Visual cues like graphic warning labels and generic packaging are increasingly seen as important weapons against unhealthy forms of consumption – especially in the areas of tobacco control, and, increasingly, alcohol reduction and obesity prevention. However, public health interventions tend to ignore the physical qualities of packaging in favour of its visual attributes as a marketing tool, which may limit the effectiveness of such legislation based on misplaced assumptions about how people engage with it. A thriving array of studies in the social sciences on the material politics of packaging therefore offer new analytic directions for conceptualising its relationship with the everyday activities of eating, drinking and smoking by drawing attention to its powerful material role in shaping the circulation of goods and the meanings they hold. Funded by a funded by a 2019 Wellcome Trust Small Grant in Humanities and Social Science, this project has three objectives: 1) to map how packaging has been conceptualised within the public health and social science literature; 2) to develop new methodological approaches and original empirical data on the relationship between drinking patterns and the containerisation of alcohol; and 3) to assemble a network of scholars interested in developing new approaches to studies of packaging and public health.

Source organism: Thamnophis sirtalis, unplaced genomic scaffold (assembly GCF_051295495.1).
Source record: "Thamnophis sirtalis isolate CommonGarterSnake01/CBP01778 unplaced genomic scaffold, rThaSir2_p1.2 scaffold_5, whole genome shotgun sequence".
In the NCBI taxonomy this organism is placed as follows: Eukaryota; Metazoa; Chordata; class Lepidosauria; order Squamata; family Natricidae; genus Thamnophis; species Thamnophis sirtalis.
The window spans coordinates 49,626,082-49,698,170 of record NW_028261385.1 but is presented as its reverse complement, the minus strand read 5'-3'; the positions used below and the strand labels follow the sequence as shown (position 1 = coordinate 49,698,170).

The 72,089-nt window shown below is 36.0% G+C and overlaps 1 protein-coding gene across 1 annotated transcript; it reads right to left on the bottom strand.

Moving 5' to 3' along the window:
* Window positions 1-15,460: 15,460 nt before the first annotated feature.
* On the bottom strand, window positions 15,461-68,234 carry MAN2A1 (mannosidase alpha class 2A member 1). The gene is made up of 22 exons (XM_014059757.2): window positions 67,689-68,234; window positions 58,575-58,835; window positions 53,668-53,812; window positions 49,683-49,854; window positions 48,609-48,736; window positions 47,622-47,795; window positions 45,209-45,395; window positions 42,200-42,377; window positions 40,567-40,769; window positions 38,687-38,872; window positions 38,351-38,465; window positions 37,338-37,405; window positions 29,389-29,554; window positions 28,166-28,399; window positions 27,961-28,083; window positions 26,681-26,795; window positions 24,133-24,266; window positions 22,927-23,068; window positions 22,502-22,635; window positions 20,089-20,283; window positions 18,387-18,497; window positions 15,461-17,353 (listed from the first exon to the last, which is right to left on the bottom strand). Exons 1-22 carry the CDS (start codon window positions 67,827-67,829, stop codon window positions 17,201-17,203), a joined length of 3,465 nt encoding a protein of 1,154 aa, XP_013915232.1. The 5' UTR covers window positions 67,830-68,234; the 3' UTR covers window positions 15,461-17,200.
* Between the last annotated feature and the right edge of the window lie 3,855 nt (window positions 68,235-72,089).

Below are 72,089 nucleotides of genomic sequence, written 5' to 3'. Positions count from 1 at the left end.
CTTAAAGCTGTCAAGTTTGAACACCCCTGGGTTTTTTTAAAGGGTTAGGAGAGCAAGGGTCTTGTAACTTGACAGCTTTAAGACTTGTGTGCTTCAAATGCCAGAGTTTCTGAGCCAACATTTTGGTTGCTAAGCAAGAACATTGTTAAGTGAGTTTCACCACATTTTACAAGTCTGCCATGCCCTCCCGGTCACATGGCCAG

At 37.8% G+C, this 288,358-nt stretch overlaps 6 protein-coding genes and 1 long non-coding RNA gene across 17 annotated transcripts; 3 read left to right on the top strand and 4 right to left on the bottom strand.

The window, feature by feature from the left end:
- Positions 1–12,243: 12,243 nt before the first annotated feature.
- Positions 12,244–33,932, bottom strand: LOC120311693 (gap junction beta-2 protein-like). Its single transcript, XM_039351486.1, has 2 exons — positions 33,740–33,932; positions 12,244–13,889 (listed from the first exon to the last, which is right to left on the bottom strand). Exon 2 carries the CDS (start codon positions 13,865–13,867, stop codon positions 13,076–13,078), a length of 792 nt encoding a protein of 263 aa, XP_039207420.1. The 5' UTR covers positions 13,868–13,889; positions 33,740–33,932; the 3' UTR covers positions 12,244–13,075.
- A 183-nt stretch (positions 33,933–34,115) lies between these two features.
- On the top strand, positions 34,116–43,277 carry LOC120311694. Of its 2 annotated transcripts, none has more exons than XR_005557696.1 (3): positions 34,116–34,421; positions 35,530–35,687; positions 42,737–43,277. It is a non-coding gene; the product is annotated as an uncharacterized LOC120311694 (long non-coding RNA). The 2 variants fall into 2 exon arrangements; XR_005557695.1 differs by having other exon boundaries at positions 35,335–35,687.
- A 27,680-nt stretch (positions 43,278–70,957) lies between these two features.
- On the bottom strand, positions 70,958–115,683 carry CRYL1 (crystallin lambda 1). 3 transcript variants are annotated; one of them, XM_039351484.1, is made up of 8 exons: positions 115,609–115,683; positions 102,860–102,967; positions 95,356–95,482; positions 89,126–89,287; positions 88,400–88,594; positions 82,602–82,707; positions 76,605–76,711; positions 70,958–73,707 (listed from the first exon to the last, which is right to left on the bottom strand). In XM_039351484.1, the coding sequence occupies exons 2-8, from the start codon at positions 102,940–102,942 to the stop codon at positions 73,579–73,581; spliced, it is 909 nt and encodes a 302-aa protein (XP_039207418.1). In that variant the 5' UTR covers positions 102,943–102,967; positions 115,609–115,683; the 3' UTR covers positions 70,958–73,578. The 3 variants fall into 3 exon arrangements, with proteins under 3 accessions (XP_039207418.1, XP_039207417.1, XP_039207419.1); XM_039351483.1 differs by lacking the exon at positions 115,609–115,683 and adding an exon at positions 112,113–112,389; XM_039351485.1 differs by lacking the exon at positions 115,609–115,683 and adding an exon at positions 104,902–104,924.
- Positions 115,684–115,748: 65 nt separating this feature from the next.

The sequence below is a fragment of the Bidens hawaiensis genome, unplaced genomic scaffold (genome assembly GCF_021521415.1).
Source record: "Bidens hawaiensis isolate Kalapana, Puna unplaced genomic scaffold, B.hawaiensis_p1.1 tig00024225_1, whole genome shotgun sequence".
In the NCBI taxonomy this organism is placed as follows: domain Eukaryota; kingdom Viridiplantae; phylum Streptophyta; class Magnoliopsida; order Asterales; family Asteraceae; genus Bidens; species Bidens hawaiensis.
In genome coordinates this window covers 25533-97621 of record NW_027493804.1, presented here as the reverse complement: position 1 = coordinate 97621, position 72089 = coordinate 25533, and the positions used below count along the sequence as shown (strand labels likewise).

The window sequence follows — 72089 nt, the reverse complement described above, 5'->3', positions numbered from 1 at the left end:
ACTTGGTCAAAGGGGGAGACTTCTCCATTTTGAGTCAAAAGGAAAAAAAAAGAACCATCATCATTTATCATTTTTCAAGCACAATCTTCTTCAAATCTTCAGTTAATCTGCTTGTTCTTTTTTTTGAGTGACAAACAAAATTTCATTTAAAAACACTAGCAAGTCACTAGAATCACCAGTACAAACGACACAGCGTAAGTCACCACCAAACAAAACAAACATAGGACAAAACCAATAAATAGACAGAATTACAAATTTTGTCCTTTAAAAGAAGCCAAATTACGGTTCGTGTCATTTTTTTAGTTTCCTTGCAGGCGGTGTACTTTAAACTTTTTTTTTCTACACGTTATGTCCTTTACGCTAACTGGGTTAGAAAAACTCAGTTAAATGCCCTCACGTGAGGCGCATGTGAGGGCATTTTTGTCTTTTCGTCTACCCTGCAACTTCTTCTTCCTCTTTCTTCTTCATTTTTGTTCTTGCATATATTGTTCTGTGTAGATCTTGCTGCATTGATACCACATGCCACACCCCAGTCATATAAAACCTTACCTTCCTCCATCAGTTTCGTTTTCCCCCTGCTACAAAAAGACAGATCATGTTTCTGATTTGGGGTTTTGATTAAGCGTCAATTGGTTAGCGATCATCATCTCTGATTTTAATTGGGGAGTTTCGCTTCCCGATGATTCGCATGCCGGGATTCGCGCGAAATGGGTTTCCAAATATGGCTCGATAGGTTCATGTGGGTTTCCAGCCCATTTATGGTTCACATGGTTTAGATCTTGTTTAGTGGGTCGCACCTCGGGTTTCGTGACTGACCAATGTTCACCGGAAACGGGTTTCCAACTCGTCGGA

|Effective start/end date||30/09/19 → 31/12/21|